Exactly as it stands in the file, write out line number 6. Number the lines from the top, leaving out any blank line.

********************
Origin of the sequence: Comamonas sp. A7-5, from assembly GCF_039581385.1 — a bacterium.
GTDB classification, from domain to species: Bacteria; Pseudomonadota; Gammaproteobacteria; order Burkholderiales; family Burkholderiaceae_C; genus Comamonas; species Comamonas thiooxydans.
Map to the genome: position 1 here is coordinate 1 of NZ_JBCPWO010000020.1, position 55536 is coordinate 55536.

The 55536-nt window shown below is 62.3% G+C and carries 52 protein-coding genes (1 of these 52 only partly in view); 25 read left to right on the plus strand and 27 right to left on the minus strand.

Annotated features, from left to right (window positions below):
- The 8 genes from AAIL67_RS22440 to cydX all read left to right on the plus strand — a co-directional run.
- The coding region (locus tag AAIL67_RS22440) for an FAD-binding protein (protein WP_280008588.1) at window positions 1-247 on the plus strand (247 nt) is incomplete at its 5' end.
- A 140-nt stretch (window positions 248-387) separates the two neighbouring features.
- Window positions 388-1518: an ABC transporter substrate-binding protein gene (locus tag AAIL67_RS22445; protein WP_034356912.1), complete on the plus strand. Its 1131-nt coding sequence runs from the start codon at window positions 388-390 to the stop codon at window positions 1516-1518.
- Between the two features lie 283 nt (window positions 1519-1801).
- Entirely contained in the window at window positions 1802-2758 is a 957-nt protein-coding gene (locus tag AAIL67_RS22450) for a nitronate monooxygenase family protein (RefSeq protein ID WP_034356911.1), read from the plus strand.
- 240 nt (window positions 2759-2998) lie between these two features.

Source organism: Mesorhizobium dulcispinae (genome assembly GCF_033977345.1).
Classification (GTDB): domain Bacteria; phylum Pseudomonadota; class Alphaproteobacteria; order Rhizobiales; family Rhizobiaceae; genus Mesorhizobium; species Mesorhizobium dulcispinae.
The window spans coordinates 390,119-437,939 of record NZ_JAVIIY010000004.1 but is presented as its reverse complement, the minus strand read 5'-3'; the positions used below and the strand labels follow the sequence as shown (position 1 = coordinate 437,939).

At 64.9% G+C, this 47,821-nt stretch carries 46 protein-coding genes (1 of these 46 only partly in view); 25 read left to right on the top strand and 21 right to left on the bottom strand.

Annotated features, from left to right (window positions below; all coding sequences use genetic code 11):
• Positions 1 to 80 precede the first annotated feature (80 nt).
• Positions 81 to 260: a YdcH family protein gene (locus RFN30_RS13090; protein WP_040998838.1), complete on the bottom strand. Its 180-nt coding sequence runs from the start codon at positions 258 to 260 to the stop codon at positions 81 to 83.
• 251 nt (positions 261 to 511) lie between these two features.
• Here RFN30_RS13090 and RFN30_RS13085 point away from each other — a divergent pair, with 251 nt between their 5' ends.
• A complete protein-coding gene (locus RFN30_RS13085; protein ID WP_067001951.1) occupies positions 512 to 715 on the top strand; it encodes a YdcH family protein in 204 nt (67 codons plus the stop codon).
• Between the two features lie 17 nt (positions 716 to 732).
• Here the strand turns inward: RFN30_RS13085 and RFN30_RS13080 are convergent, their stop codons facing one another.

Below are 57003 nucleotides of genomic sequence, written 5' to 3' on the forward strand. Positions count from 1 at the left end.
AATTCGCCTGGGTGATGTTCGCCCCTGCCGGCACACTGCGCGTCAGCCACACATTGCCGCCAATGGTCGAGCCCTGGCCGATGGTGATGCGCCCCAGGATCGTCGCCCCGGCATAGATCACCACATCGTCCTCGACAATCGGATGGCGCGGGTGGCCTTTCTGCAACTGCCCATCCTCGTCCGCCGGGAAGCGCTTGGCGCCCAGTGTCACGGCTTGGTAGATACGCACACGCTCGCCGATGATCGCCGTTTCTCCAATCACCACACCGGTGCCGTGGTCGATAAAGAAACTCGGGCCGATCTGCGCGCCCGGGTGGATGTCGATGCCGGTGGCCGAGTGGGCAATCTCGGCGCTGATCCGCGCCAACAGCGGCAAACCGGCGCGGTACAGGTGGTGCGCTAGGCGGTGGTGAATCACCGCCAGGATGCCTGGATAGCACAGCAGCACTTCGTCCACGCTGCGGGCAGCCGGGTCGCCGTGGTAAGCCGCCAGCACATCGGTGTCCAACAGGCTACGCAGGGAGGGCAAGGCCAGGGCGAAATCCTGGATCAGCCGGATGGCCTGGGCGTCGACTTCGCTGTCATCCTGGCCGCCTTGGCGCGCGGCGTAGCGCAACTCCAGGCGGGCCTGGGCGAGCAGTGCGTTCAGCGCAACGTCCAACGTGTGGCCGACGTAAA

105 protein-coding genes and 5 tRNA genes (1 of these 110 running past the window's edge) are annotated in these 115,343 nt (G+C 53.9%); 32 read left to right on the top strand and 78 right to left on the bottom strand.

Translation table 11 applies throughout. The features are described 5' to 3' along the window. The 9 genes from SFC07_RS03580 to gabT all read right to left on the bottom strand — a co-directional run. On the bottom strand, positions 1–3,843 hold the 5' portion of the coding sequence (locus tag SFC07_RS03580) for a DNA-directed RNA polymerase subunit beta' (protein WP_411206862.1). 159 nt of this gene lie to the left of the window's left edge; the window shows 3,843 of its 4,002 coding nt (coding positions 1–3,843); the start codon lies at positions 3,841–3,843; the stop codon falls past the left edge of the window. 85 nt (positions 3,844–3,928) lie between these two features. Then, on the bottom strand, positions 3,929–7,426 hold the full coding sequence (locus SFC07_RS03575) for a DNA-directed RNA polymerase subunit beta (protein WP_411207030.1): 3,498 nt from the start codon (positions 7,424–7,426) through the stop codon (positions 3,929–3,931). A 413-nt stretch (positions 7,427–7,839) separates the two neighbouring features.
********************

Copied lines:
- The 8 genes from AAIL67_RS22440 to cydX all read left to right on the plus strand — a co-directional run.